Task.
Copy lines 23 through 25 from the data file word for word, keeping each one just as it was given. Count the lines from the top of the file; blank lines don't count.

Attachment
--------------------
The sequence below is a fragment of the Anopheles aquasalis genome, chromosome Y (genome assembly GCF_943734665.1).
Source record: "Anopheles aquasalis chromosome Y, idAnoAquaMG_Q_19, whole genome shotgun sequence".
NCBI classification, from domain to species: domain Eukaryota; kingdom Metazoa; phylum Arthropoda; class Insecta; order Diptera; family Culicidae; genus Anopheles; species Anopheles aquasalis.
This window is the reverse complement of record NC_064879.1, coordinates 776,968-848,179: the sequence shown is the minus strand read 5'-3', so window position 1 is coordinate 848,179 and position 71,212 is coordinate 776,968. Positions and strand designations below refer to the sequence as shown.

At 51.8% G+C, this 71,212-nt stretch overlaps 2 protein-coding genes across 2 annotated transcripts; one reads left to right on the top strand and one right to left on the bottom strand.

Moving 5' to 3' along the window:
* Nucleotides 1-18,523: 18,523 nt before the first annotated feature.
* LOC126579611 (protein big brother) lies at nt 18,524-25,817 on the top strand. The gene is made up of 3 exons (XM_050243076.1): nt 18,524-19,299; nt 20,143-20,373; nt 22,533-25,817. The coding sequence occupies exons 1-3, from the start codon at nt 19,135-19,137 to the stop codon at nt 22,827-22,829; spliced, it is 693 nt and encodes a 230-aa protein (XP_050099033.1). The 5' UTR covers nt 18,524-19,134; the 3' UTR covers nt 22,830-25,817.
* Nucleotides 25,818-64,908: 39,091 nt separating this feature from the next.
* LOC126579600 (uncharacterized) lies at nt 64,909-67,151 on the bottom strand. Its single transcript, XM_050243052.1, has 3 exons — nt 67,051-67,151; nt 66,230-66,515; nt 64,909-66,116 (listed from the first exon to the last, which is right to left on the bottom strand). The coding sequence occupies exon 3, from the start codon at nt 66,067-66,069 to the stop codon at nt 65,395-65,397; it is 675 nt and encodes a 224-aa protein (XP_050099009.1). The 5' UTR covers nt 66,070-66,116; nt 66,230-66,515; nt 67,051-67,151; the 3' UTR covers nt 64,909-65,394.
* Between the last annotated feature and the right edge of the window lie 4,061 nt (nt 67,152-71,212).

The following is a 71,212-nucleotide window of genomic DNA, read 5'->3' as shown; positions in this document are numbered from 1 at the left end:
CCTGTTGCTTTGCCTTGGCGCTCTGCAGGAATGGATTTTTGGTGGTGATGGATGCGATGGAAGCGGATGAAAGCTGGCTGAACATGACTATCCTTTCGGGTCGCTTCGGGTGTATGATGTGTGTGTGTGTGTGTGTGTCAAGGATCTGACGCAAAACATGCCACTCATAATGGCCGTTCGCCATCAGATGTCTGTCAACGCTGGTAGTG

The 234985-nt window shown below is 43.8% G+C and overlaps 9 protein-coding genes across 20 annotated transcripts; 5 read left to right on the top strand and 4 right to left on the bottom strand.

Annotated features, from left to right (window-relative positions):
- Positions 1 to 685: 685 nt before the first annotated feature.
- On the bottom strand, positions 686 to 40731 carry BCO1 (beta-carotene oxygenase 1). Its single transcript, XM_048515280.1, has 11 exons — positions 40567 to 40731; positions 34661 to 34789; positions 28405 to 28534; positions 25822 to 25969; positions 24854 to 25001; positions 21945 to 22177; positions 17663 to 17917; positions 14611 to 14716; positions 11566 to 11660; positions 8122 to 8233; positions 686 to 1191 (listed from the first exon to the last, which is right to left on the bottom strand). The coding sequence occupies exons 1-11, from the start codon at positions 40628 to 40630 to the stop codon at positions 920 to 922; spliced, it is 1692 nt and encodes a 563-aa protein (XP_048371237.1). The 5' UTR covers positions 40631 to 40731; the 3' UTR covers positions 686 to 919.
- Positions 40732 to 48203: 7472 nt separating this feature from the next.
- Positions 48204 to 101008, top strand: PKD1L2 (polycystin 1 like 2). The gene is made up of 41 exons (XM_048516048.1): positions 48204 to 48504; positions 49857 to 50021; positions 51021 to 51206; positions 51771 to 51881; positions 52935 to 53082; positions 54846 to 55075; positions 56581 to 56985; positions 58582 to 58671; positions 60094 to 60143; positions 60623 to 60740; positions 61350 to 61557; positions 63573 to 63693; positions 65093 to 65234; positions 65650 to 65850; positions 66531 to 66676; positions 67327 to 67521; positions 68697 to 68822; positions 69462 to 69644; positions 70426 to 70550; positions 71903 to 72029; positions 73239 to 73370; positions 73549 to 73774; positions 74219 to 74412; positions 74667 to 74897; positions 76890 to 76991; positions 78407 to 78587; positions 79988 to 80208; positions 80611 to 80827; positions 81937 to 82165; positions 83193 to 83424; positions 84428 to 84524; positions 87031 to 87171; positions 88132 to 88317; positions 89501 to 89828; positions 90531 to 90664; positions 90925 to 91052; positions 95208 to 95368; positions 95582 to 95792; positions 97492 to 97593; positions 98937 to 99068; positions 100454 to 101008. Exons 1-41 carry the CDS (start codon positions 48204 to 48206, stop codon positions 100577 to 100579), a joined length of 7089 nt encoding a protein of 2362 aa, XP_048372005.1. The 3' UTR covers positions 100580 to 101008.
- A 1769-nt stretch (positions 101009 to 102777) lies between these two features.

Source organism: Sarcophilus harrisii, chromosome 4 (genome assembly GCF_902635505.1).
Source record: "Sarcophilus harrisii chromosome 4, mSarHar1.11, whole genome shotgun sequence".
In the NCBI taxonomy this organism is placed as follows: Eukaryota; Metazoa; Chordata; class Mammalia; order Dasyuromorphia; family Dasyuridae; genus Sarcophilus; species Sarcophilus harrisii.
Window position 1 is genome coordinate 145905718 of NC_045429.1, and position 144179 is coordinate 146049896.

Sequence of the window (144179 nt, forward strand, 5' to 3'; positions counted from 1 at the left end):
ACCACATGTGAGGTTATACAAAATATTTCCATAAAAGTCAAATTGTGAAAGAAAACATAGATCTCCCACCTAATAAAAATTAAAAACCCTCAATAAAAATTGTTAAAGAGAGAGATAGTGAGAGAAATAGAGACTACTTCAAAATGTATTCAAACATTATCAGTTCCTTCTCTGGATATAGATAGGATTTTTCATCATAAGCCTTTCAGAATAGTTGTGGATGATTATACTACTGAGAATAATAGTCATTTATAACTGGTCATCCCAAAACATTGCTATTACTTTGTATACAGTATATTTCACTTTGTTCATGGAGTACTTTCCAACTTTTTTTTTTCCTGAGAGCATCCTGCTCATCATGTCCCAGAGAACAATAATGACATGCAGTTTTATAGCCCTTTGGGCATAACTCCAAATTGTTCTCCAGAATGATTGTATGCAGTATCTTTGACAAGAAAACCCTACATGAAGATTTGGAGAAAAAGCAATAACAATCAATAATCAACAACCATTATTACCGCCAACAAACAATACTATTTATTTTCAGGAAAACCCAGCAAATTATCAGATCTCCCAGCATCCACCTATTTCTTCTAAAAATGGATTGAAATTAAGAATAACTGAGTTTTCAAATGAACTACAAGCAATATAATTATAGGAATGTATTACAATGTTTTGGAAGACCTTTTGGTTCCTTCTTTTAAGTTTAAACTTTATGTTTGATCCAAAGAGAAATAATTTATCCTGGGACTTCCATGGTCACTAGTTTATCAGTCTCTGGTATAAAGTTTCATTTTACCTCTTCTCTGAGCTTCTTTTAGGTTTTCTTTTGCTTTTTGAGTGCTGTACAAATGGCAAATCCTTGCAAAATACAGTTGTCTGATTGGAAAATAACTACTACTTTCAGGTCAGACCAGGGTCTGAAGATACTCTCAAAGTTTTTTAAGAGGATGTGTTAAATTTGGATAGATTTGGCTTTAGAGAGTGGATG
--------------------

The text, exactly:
In the NCBI taxonomy this organism is placed as follows: Eukaryota; Metazoa; Chordata; class Mammalia; order Dasyuromorphia; family Dasyuridae; genus Sarcophilus; species Sarcophilus harrisii.
Window position 1 is genome coordinate 145905718 of NC_045429.1, and position 144179 is coordinate 146049896.

Sequence of the window (144179 nt, forward strand, 5' to 3'; positions counted from 1 at the left end):